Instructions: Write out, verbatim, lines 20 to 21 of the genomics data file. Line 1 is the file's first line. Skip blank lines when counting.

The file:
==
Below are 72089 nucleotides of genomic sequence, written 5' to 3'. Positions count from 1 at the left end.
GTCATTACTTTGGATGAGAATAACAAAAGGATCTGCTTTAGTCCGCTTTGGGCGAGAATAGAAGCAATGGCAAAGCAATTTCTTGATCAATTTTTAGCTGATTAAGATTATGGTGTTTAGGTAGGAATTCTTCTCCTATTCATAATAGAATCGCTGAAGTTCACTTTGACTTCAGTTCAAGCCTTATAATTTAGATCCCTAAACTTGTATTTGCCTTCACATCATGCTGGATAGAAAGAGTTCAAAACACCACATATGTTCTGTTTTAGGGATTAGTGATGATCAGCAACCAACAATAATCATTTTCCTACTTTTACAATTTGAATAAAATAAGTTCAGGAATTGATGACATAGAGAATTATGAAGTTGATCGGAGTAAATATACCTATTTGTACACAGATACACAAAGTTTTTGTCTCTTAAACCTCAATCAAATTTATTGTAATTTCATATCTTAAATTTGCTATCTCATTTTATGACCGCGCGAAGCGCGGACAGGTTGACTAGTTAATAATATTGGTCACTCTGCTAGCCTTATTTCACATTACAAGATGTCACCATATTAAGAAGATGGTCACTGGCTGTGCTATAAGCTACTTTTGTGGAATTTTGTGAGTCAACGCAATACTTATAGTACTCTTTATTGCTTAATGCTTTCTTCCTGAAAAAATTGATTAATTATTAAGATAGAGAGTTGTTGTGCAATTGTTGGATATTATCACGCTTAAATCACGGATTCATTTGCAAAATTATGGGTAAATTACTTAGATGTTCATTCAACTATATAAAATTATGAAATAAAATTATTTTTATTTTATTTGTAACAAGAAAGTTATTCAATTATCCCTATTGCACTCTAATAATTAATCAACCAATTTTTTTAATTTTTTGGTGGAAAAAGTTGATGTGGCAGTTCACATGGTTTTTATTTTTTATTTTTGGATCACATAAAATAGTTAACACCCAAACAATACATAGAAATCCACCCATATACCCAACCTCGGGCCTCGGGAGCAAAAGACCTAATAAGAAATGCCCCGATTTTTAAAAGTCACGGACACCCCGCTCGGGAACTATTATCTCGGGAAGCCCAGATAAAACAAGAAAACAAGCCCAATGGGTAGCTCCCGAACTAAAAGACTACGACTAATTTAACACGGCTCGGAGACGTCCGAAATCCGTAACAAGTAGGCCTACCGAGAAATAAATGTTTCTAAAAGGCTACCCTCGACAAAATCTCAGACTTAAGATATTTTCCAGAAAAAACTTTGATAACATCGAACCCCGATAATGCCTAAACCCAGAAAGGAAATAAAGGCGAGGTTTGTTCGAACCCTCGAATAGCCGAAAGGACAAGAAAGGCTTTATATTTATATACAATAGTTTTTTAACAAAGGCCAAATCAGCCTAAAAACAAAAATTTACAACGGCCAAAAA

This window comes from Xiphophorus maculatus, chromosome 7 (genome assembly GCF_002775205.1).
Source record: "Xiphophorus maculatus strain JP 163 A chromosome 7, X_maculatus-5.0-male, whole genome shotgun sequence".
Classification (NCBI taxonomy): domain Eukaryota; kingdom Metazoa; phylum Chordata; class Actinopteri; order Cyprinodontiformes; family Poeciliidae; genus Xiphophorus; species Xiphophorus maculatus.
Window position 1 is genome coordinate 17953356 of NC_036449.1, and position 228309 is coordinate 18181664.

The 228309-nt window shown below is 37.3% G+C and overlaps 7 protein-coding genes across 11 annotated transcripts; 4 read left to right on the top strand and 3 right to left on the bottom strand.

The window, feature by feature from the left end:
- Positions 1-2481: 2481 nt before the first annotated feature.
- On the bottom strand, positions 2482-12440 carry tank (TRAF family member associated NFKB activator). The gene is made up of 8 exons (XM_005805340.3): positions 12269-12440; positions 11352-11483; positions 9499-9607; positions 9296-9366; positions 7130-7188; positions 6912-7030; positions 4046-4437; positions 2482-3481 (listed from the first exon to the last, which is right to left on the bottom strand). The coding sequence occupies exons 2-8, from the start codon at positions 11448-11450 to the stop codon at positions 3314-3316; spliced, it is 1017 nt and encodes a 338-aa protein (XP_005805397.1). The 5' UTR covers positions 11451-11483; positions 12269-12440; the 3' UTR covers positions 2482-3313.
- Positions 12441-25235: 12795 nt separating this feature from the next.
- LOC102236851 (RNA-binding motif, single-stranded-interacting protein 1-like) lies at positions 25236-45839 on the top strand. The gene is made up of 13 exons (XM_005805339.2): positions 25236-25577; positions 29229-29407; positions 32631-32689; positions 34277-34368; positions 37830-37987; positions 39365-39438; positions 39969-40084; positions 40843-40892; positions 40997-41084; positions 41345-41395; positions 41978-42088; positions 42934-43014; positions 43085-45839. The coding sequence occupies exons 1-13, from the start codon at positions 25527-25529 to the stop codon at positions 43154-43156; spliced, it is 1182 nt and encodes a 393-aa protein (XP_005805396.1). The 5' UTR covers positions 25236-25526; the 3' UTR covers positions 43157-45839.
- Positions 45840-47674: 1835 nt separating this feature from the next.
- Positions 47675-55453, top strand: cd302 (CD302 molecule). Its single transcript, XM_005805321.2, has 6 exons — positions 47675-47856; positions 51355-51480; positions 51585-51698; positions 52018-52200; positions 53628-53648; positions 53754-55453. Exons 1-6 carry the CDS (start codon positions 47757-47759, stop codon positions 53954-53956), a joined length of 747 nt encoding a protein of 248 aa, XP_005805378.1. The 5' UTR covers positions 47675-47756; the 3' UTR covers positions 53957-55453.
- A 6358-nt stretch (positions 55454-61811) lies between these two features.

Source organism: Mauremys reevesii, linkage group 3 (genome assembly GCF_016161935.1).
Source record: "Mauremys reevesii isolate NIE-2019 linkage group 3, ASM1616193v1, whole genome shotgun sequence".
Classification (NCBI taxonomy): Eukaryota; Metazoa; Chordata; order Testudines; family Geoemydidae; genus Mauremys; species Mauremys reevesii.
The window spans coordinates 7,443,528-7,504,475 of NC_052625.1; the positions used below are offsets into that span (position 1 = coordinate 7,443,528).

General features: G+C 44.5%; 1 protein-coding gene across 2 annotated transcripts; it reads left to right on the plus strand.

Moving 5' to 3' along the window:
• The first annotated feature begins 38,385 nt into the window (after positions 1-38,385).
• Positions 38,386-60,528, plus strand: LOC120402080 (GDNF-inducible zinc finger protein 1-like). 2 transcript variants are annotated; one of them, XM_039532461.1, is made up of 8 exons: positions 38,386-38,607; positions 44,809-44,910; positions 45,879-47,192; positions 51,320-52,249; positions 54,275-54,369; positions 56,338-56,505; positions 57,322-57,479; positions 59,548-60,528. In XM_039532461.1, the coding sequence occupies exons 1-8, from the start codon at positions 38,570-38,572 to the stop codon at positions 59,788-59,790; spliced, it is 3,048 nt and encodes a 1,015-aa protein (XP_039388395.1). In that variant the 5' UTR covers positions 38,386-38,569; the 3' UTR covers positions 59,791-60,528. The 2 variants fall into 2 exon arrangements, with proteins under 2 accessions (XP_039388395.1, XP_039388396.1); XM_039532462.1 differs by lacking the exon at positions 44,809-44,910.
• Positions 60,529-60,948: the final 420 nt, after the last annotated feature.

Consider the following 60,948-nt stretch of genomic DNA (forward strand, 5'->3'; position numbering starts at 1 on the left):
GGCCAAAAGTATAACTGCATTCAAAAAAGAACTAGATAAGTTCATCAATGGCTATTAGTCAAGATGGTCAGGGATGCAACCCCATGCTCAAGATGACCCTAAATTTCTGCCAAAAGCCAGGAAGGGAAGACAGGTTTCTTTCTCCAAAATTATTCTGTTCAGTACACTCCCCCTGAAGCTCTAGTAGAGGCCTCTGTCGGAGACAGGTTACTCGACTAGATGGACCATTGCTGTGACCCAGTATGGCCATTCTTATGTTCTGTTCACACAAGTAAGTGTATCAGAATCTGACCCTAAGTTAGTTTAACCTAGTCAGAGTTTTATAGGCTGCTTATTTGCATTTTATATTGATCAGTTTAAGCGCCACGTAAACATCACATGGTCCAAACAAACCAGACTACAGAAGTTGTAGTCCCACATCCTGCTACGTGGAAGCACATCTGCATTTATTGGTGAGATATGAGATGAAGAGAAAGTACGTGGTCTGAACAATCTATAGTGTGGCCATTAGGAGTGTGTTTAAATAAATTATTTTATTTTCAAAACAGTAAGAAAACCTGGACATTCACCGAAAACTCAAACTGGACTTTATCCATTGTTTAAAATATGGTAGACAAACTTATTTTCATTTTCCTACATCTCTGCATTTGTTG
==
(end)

General features: G+C 44.5%; 1 protein-coding gene across 2 annotated transcripts; it reads left to right on the plus strand.

Moving 5' to 3' along the window: